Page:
“A Boy’s Eye View of Westminster, Part III”

Carroll County Times Article for 6 August 1995

By Jay A. Graybeal

The previous two columns have included sections from Paul Reese’s autobiographical sketch entitled, “A Boy’s Eye View of Westminster.” This final column will deal with the mischievous side of a boyhood in Victorian Westminster.

Perhaps it was by accident or, perhaps by design that the Gang made one of the most brilliant discoveries of its career as a means of frightening and annoying its friends and relatives. A storm sewer was laid across Main St. in front of the City Hotel [now 205 E. Main St.] and its outlet was in the lane about half way down the side of Emory Buckingham’s house. At first it was merely used as a sort of glorified speaking tube to carry our messages – secret, or otherwise – over the distance.Now, it may be that our first victim gave us the grand idea and brought it upon himself by giving us the suggestion that the voice he heard coming from the sewer grating was that of a boy who had crawled into the pipe and gotten stuck there, our ingenuity would rather suggest that we thought it up ourselves, however. But the fun was on in real earnest.

Without exception our first victims were game and after they had learned the truth would laugh and enjoy the joke with us and by wisdom, little short of inspired, we were careful not to carry the hoax too far. The terrain was ideally located for the guerrilla tactics at which we were all expert. Enough trees for every boy to hide behind and a dark lane opposite which was even a part of the field of action.

One evening Tom Baumgartner approached, head high and whistling as he went as was his habit. There was not a boy in sight. As he passed the hotel steps a faint voice caught his ear. He suddenly stopped, looked about him and listened.

“Help, help!” the cry continues, muffled and a little fainter.

The direction of the entreaty in now located; it comes from the grating over the sewer. Quickly kneeling Tom answers.

“What is the matter; who are you?

“I’m Ralph Reifsnider,” moans the sufferer. “I crawled in here after my baseball and got stuck. The sand is choking me. I can’t move.”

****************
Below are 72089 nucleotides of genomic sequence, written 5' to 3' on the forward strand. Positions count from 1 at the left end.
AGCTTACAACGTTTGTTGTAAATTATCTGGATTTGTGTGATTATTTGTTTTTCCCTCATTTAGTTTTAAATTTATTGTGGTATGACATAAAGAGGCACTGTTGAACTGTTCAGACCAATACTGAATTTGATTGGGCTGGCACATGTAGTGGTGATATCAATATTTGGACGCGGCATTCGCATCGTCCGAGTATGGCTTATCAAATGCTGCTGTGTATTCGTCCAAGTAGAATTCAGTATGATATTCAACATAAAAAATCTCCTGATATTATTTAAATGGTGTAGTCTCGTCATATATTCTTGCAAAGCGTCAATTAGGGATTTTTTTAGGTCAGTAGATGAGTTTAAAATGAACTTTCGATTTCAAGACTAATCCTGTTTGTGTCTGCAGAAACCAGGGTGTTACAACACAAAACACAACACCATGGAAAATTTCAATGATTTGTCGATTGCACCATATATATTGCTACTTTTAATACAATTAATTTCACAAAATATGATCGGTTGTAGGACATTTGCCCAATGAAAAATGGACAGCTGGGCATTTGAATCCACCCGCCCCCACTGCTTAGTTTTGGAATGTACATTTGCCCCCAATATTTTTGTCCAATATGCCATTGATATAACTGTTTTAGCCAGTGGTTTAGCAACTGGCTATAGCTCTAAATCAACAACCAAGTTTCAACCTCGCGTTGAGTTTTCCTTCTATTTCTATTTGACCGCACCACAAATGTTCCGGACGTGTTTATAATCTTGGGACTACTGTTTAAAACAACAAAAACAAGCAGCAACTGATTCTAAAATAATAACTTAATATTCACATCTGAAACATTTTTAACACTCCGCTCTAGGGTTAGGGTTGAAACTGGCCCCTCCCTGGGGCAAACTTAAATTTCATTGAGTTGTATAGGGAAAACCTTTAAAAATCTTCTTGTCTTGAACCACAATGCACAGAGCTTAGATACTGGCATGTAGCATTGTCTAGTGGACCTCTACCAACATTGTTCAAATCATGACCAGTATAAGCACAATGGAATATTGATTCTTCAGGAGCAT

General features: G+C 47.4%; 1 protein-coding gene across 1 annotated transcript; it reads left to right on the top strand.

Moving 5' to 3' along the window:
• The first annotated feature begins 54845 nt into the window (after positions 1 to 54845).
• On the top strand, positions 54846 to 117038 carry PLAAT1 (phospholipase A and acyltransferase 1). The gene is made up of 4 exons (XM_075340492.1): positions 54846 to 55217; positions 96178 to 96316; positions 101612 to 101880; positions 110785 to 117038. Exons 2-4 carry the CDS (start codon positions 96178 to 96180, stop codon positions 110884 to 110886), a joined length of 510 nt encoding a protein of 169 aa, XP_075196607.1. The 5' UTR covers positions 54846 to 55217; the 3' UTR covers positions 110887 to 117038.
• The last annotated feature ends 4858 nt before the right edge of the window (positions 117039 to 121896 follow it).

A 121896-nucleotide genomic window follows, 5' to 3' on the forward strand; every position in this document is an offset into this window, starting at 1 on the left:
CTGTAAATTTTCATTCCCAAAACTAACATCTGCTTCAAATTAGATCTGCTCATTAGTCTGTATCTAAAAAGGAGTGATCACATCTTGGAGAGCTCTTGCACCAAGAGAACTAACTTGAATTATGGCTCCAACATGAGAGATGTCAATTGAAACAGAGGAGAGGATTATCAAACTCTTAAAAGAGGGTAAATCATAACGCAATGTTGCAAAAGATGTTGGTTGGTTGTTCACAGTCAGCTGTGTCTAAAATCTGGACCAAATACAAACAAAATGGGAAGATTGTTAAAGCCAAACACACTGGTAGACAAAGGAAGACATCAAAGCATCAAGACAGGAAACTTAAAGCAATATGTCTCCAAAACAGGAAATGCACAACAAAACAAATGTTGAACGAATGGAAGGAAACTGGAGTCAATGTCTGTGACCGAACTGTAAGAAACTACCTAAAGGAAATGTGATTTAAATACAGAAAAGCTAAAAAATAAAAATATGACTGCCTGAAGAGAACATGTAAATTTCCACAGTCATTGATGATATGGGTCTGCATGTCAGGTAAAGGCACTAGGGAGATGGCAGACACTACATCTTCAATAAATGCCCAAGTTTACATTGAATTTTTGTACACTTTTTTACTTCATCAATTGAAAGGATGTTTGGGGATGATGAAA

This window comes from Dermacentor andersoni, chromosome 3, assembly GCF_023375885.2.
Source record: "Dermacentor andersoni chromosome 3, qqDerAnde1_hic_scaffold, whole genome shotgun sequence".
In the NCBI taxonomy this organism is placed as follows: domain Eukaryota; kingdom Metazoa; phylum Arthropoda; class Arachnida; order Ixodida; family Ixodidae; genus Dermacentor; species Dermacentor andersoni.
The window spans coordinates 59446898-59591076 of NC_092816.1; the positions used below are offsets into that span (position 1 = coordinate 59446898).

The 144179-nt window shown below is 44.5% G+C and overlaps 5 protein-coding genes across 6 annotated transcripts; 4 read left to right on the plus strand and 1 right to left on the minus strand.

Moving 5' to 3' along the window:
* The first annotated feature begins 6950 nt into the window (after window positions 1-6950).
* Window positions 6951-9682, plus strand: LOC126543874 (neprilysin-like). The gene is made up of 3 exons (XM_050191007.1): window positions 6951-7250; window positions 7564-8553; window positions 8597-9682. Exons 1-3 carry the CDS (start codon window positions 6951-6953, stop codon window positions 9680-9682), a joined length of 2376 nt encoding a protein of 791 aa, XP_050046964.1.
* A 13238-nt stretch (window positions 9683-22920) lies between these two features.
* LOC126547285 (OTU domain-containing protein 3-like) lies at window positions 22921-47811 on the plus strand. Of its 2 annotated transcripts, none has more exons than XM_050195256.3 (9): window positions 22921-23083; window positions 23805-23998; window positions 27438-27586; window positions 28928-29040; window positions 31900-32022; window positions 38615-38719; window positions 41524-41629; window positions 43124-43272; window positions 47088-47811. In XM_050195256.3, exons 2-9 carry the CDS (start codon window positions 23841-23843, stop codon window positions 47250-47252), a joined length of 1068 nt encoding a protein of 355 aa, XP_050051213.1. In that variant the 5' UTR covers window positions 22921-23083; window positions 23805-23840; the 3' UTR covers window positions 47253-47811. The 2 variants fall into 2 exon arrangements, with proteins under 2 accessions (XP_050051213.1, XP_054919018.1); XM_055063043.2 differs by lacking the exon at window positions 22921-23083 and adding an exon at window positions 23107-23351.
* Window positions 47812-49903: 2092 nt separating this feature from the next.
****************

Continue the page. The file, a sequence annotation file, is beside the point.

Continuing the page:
“How long have you been there?” gasps Tom.

“Since about six o’clock,” Ralph groans.

By this time night has descended, and quite a crowd of boys has mysteriously assembled, apparently from nowhere. They ply Tom with eager questions. But Tom lingers neither to hear nor answer. Down the dimly lighted street he speeds and reaches the Reifsnider home just as the Judge, Ralph’s father is coming out. In a few tragic words the story is told.

“Get a rope,” shouts the Judge,” get Tom Dorsey, get a lantern, get men to dig up the street.” But Tom Dorsey having already heard the story from the beginning has gone for the lantern and the rope. So here they come; the other Tom in the lead; the Judge a close second and the rope and ladder brigade bringing up the rear.

By this time a goodly crowd has collected and Ralph has been subjected to a constant battery of questions from each end of the pipe. From each end! Why, then, was the trick not discovered? For the simple reason that the little star of the comedy would go to either end of the pipe completely enveloped in a nimbus of larger boys, there to carry on, while all the adults, true to form, would at some catch word, or demonstration by his fellow conspirators, flock, en masse to the other end leaving one completely deserted. But a report from home soon made it imperative that the truth must come out.

The “Gang” also delighted in scaring the wits out of an unsuspecting passerby who was walking along Main St. in the days before adequate street lighting:
So the long deserted old Winters mansion stood a little distance”down” the street from where I lived on the other side. Through years of emptiness it was rapidly falling into a state of ruin, but the long front steps with a box seat at each end remained in fairly good shape. Their approach was a brick walk leading to darkness and seclusion well back from the street.We secured a stout length of rope, stood the long steps on end, tied one end of the rope around the top of the steps and the other to the big sycamore tree opposite the walk about waist high on a tall man and stood them just far enough away to prevent them striking the passerby who collided with the rope.

While this sport lasted it beat all the circuses, shows and baseball games any boy ever saw. From the mere nature of the set-up, however, I can hardly suppose that it was tolerated very long. But the ecstasy, the joy, the rapture of hearing those tall steps thunder down with a hollow roar upon the brick walk, waking all the echoes in our part of town in the stillness of the night, is a thing not to be reckoned in terms of time.

A relish almost as keen as the crash itself was added by the abrupt panic of our prey. With but one exception that I can recall, he would stand petrified for a split second and then beat his own speed record to the nearest street light, without once looking back until he had reached the safety of its glow.

The old adage, “boys will be boys” certainly applied to Paul Reese and his boyhood chums. The boyhood pranks were apparently harmless and Paul Reese later became Westminster’s first architect. Among the Westminster buildings he designed are the former Farmers and Mechanics Bank at 195 E. Main St. and the Westminster Theological Seminary.
Photo Caption: The sometimes mischievous Paul Reese as he appeared as a choir boy at the Ascension Episcopal Church in Westminster. Historical Society of Carroll County Collection, Gift of Mrs. Philip Kirkland.